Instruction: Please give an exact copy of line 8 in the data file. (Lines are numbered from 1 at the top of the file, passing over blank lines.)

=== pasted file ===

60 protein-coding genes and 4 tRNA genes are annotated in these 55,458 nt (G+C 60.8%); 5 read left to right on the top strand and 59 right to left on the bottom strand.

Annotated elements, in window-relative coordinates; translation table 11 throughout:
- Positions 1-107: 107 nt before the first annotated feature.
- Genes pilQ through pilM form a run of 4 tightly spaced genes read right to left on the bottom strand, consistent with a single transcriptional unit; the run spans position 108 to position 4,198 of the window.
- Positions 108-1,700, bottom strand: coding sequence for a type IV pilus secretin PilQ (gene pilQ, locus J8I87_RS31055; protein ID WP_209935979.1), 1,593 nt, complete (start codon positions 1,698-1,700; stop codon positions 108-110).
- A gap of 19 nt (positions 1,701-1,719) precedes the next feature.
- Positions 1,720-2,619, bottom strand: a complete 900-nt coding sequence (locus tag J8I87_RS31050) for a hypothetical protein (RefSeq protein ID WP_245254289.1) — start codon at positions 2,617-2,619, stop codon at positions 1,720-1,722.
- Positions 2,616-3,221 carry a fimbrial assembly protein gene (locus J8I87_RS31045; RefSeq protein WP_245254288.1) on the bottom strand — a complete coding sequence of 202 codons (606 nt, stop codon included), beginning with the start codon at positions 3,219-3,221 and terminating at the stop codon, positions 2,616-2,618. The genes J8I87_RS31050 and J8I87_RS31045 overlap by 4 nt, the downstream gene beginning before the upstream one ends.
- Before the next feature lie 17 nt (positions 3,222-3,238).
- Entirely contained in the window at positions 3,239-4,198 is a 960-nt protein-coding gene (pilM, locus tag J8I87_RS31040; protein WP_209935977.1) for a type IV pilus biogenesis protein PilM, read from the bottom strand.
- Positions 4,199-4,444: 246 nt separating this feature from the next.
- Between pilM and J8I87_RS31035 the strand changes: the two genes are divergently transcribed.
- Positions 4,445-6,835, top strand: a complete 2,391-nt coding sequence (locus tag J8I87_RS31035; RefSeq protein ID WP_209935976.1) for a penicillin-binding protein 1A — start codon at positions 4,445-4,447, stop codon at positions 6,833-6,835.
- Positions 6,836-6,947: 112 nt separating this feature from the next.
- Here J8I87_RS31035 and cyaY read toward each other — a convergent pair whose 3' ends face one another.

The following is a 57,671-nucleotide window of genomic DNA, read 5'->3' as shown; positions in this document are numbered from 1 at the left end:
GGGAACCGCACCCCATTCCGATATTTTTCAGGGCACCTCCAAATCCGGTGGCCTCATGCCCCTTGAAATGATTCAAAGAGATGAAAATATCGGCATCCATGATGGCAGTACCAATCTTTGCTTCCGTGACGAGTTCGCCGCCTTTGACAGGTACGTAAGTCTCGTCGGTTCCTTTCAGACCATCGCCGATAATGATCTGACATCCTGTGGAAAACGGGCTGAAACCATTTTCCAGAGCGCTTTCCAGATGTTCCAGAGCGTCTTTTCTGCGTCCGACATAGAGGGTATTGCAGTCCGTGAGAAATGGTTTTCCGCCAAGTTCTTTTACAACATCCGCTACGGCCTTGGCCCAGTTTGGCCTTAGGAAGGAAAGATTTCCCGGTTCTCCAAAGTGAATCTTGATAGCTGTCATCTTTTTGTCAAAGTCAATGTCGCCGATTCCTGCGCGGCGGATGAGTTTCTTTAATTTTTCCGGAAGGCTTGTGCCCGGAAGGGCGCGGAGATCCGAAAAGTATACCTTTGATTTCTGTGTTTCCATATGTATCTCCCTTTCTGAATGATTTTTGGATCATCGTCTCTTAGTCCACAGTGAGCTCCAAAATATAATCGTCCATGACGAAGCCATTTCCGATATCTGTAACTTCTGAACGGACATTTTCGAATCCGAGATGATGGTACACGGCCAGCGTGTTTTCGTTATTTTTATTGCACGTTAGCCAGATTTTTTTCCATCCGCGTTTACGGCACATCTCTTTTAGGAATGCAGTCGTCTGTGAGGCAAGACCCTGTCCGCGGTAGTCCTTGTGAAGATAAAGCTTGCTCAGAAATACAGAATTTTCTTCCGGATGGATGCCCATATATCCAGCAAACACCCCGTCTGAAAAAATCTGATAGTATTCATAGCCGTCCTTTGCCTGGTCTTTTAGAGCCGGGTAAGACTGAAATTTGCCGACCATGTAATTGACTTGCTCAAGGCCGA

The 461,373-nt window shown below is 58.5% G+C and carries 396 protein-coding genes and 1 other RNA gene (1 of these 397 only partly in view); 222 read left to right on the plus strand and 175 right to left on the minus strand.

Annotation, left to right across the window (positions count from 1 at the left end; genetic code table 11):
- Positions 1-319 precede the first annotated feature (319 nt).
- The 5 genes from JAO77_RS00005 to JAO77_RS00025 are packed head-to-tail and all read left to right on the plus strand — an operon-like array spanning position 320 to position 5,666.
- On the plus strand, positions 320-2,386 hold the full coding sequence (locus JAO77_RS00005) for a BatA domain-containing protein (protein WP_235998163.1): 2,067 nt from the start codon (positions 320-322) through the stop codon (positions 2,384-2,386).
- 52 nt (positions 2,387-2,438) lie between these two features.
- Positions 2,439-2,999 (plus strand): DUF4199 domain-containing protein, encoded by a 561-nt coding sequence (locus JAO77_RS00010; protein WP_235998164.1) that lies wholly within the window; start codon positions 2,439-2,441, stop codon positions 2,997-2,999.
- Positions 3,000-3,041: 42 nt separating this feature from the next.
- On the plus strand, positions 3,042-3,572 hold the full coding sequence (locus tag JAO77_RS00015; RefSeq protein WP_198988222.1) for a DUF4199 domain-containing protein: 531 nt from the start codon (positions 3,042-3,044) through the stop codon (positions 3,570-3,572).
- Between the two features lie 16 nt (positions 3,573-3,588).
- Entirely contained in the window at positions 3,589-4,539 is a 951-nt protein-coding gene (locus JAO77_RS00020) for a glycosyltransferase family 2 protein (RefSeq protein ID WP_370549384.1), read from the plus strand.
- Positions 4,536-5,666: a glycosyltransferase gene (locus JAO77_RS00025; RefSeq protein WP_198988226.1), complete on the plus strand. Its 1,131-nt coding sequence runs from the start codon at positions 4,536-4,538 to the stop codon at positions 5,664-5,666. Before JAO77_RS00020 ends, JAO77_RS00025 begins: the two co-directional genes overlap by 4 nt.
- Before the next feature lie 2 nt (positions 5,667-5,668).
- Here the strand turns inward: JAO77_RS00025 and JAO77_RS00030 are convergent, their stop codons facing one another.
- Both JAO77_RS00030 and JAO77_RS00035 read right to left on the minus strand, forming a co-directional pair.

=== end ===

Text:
- Positions 2,616-3,221 carry a fimbrial assembly protein gene (locus J8I87_RS31045; RefSeq protein WP_245254288.1) on the bottom strand — a complete coding sequence of 202 codons (606 nt, stop codon included), beginning with the start codon at positions 3,219-3,221 and terminating at the stop codon, positions 2,616-2,618. The genes J8I87_RS31050 and J8I87_RS31045 overlap by 4 nt, the downstream gene beginning before the upstream one ends.